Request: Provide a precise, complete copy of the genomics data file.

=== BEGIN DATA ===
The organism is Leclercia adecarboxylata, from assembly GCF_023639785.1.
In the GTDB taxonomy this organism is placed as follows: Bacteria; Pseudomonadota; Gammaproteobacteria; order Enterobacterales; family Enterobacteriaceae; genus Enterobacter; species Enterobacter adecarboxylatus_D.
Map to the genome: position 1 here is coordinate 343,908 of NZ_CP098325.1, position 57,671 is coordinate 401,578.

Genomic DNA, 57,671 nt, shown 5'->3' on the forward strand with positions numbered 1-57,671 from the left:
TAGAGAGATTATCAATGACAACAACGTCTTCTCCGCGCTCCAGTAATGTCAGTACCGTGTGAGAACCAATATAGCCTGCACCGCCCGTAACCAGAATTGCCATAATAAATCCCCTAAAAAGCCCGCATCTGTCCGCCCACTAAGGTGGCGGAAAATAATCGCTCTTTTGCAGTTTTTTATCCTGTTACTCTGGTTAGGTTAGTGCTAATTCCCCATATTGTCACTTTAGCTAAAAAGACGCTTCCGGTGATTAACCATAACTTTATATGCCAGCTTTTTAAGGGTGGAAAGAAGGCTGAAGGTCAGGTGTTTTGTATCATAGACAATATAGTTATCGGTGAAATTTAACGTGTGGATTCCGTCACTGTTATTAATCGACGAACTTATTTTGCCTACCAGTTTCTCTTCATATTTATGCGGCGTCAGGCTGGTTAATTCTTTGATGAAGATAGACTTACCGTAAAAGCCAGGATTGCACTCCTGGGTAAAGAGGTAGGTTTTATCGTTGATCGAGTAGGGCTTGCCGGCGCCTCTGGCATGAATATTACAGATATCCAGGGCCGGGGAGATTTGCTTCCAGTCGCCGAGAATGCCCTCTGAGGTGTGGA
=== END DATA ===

The organism is Leclercia adecarboxylata, from assembly GCF_023639785.1.
In the GTDB taxonomy this organism is placed as follows: Bacteria; Pseudomonadota; Gammaproteobacteria; order Enterobacterales; family Enterobacteriaceae; genus Enterobacter; species Enterobacter adecarboxylatus_D.
Map to the genome: position 1 here is coordinate 343,908 of NZ_CP098325.1, position 57,671 is coordinate 401,578.

Genomic DNA, 57,671 nt, shown 5'->3' on the forward strand with positions numbered 1-57,671 from the left:
TAGAGAGATTATCAATGACAACAACGTCTTCTCCGCGCTCCAGTAATGTCAGTACCGTGTGAGAACCAATATAGCCTGCACCGCCCGTAACCAGAATTGCCATAATAAATCCCCTAAAAAGCCCGCATCTGTCCGCCCACTAAGGTGGCGGAAAATAATCGCTCTTTTGCAGTTTTTTATCCTGTTACTCTGGTTAGGTTAGTGCTAATTCCCCATATTGTCACTTTAGCTAAAAAGACGCTTCCGGTGATTAACCATAACTTTATATGCCAGCTTTTTAAGGGTGGAAAGAAGGCTGAAGGTCAGGTGTTTTGTATCATAGACAATATAGTTATCGGTGAAATTTAACGTGTGGATTCCGTCACTGTTATTAATCGACGAACTTATTTTGCCTACCAGTTTCTCTTCATATTTATGCGGCGTCAGGCTGGTTAATTCTTTGATGAAGATAGACTTACCGTAAAAGCCAGGATTGCACTCCTGGGTAAAGAGGTAGGTTTTATCGTTGATCGAGTAGGGCTTGCCGGCGCCTCTGGCATGAATATTACAGATATCCAGGGCCGGGGAGATTTGCTTCCAGTCGCCGAGAATGCCCTCTGAGGTGTGGA